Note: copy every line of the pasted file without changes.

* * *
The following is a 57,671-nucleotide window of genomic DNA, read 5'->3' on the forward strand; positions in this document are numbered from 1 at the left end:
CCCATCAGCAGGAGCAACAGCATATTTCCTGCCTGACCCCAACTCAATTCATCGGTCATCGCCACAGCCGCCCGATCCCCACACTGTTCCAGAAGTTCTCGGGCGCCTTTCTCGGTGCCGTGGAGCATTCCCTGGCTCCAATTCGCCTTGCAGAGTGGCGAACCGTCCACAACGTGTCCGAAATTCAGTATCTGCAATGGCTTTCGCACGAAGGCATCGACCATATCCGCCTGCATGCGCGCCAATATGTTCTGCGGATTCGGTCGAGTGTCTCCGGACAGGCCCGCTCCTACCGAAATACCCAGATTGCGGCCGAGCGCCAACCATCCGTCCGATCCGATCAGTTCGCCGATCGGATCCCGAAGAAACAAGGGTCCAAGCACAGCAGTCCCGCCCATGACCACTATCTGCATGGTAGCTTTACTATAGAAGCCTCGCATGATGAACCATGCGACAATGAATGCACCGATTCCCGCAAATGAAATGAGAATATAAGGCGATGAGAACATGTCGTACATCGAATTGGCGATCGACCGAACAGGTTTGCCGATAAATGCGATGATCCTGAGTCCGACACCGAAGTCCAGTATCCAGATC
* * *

The following is a 57,671-nucleotide window of genomic DNA, read 5'->3' on the forward strand; positions in this document are numbered from 1 at the left end:
CCCATCAGCAGGAGCAACAGCATATTTCCTGCCTGACCCCAACTCAATTCATCGGTCATCGCCACAGCCGCCCGATCCCCACACTGTTCCAGAAGTTCTCGGGCGCCTTTCTCGGTGCCGTGGAGCATTCCCTGGCTCCAATTCGCCTTGCAGAGTGGCGAACCGTCCACAACGTGTCCGAAATTCAGTATCTGCAATGGCTTTCGCACGAAGGCATCGACCATATCCGCCTGCATGCGCGCCAATATGTTCTGCGGATTCGGTCGAGTGTCTCCGGACAGGCCCGCTCCTACCGAAATACCCAGATTGCGGCCGAGCGCCAACCATCCGTCCGATCCGATCAGTTCGCCGATCGGATCCCGAAGAAACAAGGGTCCAAGCACAGCAGTCCCGCCCATGACCACTATCTGCATGGTAGCTTTACTATAGAAGCCTCGCATGATGAACCATGCGACAATGAATGCACCGATTCCCGCAAATGAAATGAGAATATAAGGCGATGAGAACATGTCGTACATCGAATTGGCGATCGACCGAACAGGTTTGCCGATAAATGCGATGATCCTGAGTCCGACACCGAAGTCCAGTATCCAGATC